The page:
Regardless, the memo failed to convince anyone in the U.S. government to do anything and as the scandal grew, Ijaz began releasing more and more circumstantial evidence to prove his allegation that Haqqani was at the center of the idea. Ijaz has released Blackberry Messenger transcripts he says represent his interactions with Haqqani in planning the scheme.

There's no way to verify the messages, but "HH" in the transcripts describes several Obama administration officials in detail, and contains the banter and personality for which Haqqani is famous. Haqqani denies their authenticity.

Haqqani has friends in Washington who are rallying to his defense. Their main argument is that Haqqani wouldn't be so foolish as to trust the U.S.-Pakistan relationship, and his career, to Ijaz.

"We need to look at who is Ijaz. He has been circulating on the fringes of Washington circles for years. Most long-time Pakistan watchers don't find him so particularly reliable," said Lisa Curtis, senior research fellow on South Asia at the Heritage Foundation. "If he claims to be such a close confident of Ambassador Haqqani, why did he throw him under the bus? Husain Haqqani has a great deal more credibility than Mansoor Ijaz."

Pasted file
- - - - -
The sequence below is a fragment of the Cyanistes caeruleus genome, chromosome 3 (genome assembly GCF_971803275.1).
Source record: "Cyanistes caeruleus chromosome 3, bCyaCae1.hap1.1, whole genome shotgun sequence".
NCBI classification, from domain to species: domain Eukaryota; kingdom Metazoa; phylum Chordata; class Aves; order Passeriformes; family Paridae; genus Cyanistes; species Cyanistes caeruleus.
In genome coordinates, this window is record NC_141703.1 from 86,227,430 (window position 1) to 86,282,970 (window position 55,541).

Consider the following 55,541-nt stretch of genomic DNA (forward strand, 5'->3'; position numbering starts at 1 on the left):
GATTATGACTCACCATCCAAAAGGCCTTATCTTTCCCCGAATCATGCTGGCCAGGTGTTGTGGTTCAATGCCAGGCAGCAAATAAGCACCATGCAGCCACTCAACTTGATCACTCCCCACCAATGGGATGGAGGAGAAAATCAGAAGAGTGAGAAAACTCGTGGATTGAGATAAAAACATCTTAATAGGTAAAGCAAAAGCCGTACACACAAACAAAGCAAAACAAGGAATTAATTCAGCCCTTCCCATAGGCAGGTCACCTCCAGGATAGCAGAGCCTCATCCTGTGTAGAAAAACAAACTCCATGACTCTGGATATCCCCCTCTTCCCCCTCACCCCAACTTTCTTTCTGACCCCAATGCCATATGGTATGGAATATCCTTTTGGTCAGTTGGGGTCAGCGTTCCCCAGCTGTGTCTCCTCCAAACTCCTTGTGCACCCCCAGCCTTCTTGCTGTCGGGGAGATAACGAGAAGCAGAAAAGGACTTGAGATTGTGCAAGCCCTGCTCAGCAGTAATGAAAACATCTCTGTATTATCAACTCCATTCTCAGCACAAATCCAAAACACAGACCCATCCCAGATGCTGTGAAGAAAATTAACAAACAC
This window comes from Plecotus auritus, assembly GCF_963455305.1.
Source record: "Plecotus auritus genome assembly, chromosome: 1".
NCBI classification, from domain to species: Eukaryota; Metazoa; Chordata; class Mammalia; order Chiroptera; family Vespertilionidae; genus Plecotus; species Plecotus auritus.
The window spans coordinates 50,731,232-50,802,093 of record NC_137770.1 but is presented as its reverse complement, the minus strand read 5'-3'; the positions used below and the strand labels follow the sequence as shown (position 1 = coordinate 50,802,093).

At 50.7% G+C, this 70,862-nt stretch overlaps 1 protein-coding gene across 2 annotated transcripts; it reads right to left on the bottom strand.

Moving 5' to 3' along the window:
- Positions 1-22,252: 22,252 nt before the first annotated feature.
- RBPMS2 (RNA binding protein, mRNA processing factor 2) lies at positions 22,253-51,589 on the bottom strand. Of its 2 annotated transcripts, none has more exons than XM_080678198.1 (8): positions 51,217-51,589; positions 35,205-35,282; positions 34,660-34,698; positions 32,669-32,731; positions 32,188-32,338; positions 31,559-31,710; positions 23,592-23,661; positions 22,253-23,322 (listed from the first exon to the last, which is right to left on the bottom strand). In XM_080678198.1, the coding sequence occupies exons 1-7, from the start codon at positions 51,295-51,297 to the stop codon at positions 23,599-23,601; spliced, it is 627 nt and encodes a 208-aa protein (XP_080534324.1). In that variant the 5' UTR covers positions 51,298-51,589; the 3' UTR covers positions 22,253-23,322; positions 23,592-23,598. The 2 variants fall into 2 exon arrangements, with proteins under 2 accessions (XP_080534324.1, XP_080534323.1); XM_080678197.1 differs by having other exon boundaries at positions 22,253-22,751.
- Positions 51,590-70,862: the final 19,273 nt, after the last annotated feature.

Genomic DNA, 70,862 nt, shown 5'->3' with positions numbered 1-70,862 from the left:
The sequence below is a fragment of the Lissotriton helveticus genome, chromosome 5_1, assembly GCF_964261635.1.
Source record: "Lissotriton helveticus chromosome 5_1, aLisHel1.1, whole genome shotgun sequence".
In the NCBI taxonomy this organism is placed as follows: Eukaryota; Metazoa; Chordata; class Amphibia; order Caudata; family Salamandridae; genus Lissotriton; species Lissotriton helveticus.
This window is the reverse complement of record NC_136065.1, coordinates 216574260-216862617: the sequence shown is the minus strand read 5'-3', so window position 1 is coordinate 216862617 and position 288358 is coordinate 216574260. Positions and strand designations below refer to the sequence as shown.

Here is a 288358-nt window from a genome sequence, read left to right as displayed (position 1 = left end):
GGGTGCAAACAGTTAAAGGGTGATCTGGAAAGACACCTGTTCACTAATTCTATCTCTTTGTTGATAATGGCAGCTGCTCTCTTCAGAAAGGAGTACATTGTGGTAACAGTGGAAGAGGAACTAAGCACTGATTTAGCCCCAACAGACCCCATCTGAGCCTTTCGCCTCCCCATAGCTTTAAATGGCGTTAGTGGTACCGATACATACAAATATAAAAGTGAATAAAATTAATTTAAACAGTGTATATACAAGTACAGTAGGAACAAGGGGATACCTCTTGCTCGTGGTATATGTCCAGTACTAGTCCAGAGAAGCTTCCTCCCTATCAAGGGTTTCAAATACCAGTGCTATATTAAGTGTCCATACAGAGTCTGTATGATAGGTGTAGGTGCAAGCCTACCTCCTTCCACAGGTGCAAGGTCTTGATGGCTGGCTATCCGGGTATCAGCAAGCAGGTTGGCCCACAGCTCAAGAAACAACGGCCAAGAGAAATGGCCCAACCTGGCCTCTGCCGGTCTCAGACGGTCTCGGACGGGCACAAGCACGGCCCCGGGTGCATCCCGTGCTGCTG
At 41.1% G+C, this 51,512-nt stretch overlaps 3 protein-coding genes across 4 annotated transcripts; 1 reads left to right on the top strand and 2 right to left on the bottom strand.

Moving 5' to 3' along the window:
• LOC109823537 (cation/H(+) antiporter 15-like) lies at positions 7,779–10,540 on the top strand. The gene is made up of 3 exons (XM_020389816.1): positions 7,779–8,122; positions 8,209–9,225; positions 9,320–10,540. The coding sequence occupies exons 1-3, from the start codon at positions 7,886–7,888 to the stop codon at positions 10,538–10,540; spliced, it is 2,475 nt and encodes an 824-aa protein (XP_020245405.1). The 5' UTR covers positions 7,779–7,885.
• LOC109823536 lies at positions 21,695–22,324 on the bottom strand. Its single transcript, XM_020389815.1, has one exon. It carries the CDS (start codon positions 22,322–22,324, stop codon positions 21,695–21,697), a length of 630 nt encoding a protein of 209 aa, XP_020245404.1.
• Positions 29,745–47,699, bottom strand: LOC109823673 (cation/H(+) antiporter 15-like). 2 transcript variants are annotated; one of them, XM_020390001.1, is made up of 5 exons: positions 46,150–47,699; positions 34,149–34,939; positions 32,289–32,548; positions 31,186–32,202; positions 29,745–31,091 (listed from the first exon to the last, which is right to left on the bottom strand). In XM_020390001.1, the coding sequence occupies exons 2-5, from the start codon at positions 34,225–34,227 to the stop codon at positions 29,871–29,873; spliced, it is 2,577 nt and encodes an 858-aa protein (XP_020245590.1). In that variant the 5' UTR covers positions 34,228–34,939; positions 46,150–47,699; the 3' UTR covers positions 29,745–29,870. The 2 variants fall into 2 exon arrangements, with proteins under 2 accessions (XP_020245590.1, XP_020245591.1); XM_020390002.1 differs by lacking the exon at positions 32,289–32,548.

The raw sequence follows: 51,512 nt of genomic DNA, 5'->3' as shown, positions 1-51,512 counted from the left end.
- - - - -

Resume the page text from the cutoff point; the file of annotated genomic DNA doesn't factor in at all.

Others argue that Haqqani, for all his faults, was important to the effort to stabilize the U.S.-Pakistani relationship and served Pakistan well. Ijaz said that Haqqani was doing a good job as ambassador and was serving Pakistan well in that post.

"He is someone who is trying to help people [in Washington] understand who we are and help people here understand what kind of a mess [Pakistan] is. In that sense, he's done a very credible job and it would be a loss for Pakistan to see him go," Ijaz told The Cable. "I still consider him a friend."

Ultimately, we may never know if Haqqani was responsible for memogate, but the scandal has laid bare the deep distrust between the Pakistani security establishment, its civilian counterpart, and the U.S. government.